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For Fifth Straight Year, Yankees Aren't Dandy

While not as stunning as last season's collapse, it adds much uncertainty to a team always expected to win big.

October 11, 2005|Steve Springer | Times Staff Writer

Alex Rodriguez, the $252-million man, a star among stars even in the New York Yankee constellation, stared into a sea of cameras and microphones, his eyes moist, his voice soft, and said, "I played like a dog."

Rodriguez, two for 15 in the series without a run batted in, wasn't alone in his despondency.

Everywhere in the Yankee clubhouse Monday night after the Angels had won the deciding game of their division series, 5-3, there were bowed heads, slumped shoulders and an air of uncertainty.

After winning four World Series in five years, the Yankees, for the fifth straight season, found themselves in the losers' locker room at the end of a season.

"The best teams get to the playoffs," said Yankee shortstop Derek Jeter. "The hottest team wins. We haven't been the hottest team for the last few years."

This year may not be as shocking as last season, when they collapsed against the Boston Red Sox in the American League championship series, losing four straight after winning the first three games.

But with this season's early exit comes perhaps all sorts of exits from an organization that is always under pressure to excel.

And nobody applies that pressure harder than the man who sits in the owner's suite, George Steinbrenner.

So now the spotlight shifts to him for what surely figures to be a bitter off-season of soul-searching and personnel shuffling in the Bronx.

Will General Manager Brian Cashman, whose contract is up, be retained?

Will Manager Joe Torre, who has two years and $13 million left on his contract, be brought back?.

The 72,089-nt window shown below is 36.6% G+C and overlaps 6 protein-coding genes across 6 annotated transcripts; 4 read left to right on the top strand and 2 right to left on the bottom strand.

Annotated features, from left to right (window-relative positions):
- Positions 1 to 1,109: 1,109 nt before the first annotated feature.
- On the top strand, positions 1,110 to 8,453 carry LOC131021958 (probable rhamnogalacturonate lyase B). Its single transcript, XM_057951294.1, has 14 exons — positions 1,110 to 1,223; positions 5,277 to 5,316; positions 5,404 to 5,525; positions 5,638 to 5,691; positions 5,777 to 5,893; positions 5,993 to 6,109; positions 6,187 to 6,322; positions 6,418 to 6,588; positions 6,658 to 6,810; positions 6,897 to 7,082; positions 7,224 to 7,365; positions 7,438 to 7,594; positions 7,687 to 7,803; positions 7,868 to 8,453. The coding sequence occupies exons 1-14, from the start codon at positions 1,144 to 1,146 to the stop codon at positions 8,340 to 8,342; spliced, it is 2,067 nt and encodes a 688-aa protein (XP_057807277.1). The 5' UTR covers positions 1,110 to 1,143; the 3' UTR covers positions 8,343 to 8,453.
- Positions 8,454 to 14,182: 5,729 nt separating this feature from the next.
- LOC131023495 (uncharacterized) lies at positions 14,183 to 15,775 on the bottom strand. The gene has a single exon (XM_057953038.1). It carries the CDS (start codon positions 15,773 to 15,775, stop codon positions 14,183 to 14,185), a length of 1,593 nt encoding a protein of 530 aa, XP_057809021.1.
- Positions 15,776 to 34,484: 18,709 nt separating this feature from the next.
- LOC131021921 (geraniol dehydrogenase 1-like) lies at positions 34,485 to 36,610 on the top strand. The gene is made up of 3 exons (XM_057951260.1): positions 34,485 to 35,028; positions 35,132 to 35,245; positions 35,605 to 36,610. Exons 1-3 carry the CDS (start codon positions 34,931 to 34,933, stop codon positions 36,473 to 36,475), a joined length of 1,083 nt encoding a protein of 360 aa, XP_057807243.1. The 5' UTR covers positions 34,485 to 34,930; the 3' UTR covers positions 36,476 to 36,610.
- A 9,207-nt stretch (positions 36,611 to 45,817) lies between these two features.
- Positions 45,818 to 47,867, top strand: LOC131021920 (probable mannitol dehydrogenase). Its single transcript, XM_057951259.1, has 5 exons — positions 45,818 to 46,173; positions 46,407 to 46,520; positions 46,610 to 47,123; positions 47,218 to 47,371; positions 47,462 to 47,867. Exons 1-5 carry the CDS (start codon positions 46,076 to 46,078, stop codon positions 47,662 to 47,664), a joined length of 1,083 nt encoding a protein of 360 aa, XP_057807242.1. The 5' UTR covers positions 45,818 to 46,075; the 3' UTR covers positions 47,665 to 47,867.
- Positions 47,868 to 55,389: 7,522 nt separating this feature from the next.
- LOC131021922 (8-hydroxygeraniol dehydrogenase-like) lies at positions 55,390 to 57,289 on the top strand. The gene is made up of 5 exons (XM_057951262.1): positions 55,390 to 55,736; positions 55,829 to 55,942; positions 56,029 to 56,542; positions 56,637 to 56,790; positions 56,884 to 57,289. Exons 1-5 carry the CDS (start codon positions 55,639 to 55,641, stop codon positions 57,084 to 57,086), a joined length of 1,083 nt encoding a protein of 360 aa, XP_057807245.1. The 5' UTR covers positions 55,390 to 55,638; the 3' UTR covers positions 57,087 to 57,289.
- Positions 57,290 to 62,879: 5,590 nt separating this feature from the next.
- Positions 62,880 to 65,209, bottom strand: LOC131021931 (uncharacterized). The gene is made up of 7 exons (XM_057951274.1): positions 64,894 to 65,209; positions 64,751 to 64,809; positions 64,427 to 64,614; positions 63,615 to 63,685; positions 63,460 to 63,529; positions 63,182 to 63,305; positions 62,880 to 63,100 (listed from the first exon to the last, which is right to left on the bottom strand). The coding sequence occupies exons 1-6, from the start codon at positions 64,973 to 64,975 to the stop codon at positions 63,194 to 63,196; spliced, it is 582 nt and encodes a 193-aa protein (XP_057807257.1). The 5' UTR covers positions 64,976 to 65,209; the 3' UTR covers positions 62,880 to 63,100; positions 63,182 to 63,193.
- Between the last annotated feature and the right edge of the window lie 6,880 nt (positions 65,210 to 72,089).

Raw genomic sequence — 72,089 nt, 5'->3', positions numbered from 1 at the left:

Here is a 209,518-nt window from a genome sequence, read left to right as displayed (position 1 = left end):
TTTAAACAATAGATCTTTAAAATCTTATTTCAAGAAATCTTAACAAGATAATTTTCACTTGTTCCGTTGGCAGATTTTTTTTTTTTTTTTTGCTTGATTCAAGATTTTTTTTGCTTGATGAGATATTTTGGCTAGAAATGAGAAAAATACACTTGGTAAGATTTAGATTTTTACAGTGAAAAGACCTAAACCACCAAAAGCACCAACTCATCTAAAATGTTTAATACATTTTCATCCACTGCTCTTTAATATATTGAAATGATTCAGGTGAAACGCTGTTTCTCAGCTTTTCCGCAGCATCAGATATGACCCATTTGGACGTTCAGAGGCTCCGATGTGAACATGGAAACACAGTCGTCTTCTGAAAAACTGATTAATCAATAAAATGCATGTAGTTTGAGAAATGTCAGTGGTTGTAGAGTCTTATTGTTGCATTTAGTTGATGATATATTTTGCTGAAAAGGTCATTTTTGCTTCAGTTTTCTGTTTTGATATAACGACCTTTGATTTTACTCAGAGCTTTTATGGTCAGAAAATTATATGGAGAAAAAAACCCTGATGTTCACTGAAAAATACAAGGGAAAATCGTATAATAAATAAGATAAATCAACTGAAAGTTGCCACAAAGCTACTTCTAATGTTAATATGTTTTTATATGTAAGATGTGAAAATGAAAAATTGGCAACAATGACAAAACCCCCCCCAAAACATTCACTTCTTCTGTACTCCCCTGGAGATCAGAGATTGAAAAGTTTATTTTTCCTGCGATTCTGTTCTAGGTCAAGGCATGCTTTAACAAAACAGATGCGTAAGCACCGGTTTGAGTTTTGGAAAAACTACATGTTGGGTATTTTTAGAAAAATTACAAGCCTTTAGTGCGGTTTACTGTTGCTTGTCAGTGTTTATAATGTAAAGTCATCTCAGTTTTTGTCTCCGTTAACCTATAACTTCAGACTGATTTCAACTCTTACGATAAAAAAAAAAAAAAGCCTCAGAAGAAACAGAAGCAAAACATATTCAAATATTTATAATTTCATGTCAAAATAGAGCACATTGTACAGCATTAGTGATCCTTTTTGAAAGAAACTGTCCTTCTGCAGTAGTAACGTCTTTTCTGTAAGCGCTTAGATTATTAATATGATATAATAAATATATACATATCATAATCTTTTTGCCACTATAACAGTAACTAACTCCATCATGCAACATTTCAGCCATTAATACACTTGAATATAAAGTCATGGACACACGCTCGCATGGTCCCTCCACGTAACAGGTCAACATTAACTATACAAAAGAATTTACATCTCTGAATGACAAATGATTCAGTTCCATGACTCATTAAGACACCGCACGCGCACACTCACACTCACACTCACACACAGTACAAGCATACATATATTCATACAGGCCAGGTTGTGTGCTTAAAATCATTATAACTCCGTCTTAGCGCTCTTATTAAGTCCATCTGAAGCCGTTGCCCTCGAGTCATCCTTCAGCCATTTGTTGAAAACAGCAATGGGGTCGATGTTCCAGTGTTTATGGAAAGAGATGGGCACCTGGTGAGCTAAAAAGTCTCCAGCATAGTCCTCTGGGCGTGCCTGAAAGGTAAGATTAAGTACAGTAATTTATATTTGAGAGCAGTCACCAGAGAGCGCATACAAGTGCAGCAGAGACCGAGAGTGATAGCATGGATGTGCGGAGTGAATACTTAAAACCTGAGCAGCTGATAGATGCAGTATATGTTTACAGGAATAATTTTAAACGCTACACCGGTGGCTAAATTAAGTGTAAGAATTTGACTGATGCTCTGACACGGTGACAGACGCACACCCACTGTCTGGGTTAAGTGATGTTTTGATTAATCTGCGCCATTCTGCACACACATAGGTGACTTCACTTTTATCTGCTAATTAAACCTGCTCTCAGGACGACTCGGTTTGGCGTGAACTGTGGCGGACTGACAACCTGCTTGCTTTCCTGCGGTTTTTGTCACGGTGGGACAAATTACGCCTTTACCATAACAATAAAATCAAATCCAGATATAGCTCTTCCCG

And will 37-year-old centerfielder Bernie Williams, a free agent, be re-signed?

Questions abound for a team that once seemed to have all the answers.

Williams was quick to say in the locker room after the game that the question of his retirement is better left for another time.

"Today is a day to reflect on our year," he said. "I have to think about my future, but today is not the day. Not the time. When the time does come, everybody will know my decision."

He looked around at the media mob and seemed to inhale the atmosphere as if to retain it as he heads into an unknown future.

"The older you get," he said, "the more you savor the moments."

Torre wasn't in the mood to savor anything.

"I'm just terribly disappointed," he said. "I don't think I've ever been more disappointed in the final score ... I wanted this very badly. ... It wasn't supposed to happen, evidently."

According to Torre, it was even tougher in a way than last year's debacle against the Red Sox.

"Last year was one of those gradual things," he said. "So yeah, I am more disappointed than last year only because I just felt deep down that we were going to find a way to get it done."

Disappointment came from all corners of the Yankee locker room. There was center fielder Bubba Crosby, who was trying to explain his collision with right fielder Gary Sheffield at the base of the wall in right-centerfield, a collision that allowed Adam Kennedy's fly ball to bounce free for a two-run triple in the Angels' three-run second inning.

"I didn't know [Sheffield] was there," Crosby said. "And he didn't know I was there. They hit it at just the right spot for them."

And in another corner was 22-year-old rookie second baseman Robinson Cano, who was called out in the fifth inning for running inside the base line on a play that would have loaded the bases for the Yankees.

"I was right on the line. I was right on top of the line," he kept saying as the play was brought up over and over again.

So will there be changes for the Yankees?

"There are always changes," Jeter said.

But not to the degree being discussed. Not to the Yankees.

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